The all-clear after a test for coronavirus infection does not mean all clear, it turns out. Nor can a person who had COVID-19 and then recovered be sure that it won’t strike again. Such is the disturbing news coming out of South Korea, the country widely credited as the most successful—and transparent—overcoming the pandemic threat to its people and economy.
At a briefing earlier this week, Jeong Eun-kyeong, director-general of the Korean Centers for Disease Control and Prevention, said that 51 people previously thought to have recovered completely tested positive again shortly after they got out of quarantine. Jeong said the virus may have been “reactivated” in some fashion since it was in the CDC’s judgment too early after their recovery for them to have been reinfected.
“We are conducting a comprehensive study on this,” Jeong said. “There have been many cases when a patient during treatment will test negative one day and positive another.” But the CDC is “putting more weight on reactivation as the possible cause.”
There is reason for concern, but not consternation, according to various analysts.
“The possibility of false negatives is very real,” says Dr. Ogan Gurel, who came to Korea nine years ago armed with a medical degree from Columbia to teach and do research after having served at Harvard-affiliated Massachusetts General Hospital in Boston.
“Think about how the test is done,” he says. “You put a swab of cotton up deep in the nose and rotate it.” Even if done right, the procedure “is not always guaranteed to pick up the virus.” Moreover, “the storage, transport, etc. of the sample could create a negative result—many experts think this may be the problem.”
Obviously the CDC will be looking at that issue very carefully as it conducts new, more elaborate tests of the “reactivated” patients.
At a minimum, the uncertainty has Koreans on edge, wondering if the country’s highly touted efficiency in driving out the illness is really working so well. “It’s so erratic, we should be extra careful,” says Chang Sung-eun, an office worker staying at home during the pandemic. “Mistakes do not happen so often, but nobody knows.”
Gurel cites estimates that “false negatives occur in just 1 percent of cases” but observes, “When you’re testing hundreds of thousands of cases, you get some numbers.”
Korean CDC figures show that as of April 9, South Korea, with a population of some 52 million people, had tested 494,711, of whom 10,423 were confirmed to have the disease, while 204 had died.
By comparison, as of this writing New York City alone, with a population of 8.5 million, has had more than 4,500 deaths.
Another aspect of the problem, says Gurel, is that “everybody’s immune system is different.”
If screw-ups in testing are the main reason why no one can be totally sure not to have contracted the bug, or to have recovered at least to the extent they’re no longer contagious, other less obvious factors also come into play. Unfortunately, these may grow in importance over the years, even assuming scientists do come up with a vaccine.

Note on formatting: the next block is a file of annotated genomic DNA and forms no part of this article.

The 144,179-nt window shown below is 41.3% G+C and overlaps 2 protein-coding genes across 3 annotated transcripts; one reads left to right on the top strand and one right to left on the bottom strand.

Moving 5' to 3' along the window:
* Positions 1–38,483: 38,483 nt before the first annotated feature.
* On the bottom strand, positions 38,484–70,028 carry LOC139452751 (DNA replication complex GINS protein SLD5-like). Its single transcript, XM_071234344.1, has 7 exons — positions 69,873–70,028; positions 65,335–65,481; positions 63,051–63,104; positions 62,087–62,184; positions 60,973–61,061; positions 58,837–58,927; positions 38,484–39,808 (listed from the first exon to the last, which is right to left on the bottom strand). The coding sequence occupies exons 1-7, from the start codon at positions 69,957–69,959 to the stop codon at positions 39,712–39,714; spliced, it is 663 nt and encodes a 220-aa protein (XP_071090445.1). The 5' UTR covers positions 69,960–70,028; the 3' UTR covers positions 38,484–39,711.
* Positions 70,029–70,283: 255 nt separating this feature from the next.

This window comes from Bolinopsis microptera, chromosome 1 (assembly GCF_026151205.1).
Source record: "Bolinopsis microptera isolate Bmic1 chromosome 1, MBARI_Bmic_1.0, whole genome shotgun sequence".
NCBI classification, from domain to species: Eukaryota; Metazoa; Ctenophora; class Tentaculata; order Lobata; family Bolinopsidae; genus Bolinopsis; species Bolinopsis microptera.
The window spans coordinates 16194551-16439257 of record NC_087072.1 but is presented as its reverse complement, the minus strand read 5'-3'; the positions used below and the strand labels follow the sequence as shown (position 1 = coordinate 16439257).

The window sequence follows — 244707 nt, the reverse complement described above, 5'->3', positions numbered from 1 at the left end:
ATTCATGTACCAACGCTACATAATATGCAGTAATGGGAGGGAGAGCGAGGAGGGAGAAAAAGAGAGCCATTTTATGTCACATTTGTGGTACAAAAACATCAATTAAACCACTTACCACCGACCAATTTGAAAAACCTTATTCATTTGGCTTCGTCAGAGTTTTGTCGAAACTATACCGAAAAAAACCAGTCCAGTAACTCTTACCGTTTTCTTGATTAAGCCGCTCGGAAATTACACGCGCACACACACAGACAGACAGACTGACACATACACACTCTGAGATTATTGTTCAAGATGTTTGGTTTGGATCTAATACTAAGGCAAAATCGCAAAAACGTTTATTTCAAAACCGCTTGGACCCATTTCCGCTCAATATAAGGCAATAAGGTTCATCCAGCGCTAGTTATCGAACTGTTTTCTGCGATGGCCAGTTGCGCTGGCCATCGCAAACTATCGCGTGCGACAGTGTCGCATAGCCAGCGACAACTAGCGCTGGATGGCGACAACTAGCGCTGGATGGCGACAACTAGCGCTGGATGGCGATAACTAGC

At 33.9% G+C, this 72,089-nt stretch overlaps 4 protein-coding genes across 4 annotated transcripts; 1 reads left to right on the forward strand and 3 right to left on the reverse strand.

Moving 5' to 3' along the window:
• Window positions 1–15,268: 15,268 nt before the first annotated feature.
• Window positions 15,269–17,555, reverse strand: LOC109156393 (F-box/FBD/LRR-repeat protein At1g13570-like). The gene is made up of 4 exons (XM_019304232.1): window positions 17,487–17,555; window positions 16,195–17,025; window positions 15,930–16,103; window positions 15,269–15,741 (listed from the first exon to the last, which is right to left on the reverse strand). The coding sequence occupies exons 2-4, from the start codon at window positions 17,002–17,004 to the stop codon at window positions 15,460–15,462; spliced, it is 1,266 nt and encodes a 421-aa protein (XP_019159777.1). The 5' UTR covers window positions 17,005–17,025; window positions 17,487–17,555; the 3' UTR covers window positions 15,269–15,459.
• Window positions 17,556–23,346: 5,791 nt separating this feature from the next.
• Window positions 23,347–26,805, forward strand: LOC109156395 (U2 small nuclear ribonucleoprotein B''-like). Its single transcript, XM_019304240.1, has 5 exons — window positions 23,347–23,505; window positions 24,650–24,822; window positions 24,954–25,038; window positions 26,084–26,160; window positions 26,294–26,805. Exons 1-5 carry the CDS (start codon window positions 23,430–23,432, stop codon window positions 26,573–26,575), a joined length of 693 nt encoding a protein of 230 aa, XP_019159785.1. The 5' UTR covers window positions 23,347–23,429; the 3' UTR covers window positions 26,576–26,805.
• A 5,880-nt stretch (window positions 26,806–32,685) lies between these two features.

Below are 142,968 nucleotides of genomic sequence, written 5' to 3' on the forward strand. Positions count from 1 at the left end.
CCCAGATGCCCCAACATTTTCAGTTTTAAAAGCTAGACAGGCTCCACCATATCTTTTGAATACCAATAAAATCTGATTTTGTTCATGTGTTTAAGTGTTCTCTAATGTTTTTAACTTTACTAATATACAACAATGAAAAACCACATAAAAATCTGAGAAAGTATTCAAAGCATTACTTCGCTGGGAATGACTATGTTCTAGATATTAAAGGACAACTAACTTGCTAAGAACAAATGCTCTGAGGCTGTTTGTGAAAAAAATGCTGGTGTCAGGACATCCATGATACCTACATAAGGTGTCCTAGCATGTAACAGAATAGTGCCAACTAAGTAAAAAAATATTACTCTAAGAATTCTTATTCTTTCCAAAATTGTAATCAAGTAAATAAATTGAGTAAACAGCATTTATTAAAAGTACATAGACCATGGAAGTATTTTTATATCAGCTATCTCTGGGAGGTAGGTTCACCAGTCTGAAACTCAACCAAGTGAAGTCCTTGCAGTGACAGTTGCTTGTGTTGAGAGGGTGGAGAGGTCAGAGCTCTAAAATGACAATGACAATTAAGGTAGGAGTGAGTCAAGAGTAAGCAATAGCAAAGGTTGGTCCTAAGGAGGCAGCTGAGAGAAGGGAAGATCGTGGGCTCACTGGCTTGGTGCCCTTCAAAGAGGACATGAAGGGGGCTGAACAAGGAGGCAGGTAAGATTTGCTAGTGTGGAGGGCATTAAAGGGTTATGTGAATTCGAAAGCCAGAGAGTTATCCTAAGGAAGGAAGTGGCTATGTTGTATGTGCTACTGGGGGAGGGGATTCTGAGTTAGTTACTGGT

The scariest scenario has to be mutation—a change in the nature of the virus. In other words, the strain that teams of scientists and doctors have created defenses against may mutate into a different variety that is just as deadly.
“There is indeed frequent mutation,” says Gurel. “It is absolutely critical that we perform genome studies of both the virus and patients and correlate these genetic studies with clinical outcomes.”
Such painstaking research would “help us understand exactly why some people get serious disease while in others it is fairly mild," he goes on. “Ascertaining which portions of the virus mutate and which are conserved will help in designing effective vaccines which would concentrate on the regions of the virus that generally do not mutate.”
Then, says Gurel, there is the problem of “immune failure over time with an unsustained antibody response.” People who’ve had measles or chickenpox, for instance, usually can rely on some level of immunity for the rest of their lives.
But that’s not the case with all viruses, with the common cold a notable example. “We know that there is no vaccine and that it frequently recurs in people,” he notes, and “about 15 percent of common cold cases are caused by a mild variety of coronavirus.”
Like common cold viruses, he says, coronavirus “may create a less than robust immune response in some people.” Bottom line: “There may be some concern of limited immune response being a possibility with this novel coronavirus.”
Gurel dismisses, however, the theory that the coronavirus may be latent within a person’s system, escaping detection until blossoming as a disease in the manner of HIV, herpes, or hepatitis. COVID-19, he says, does not have “such latency.”
In the search for cures, Gurel warns against accepting President Donald Trump’s advice and trying hydroxychloroquine, an anti-malarial drug. Trump asked, “What have you got to lose?” says Gurel, repeating a Trump line. “There are serious side effects,” including blindness in some cases.
Gurel offers some advice that Trump might want to take to heart: "We should be open to evaluating such therapies but still apply some level of rigor in order to avoid compounding the tragedy."
By way of comparison, Gurel notes that victims of the 1918 flu, the disease that killed 40 million worldwide in 1918-1919, took incredibly high doses of aspirin to drive down the fever. There are, he says, “theories that high levels of aspirin contributed to the outcome”—the high number of deaths.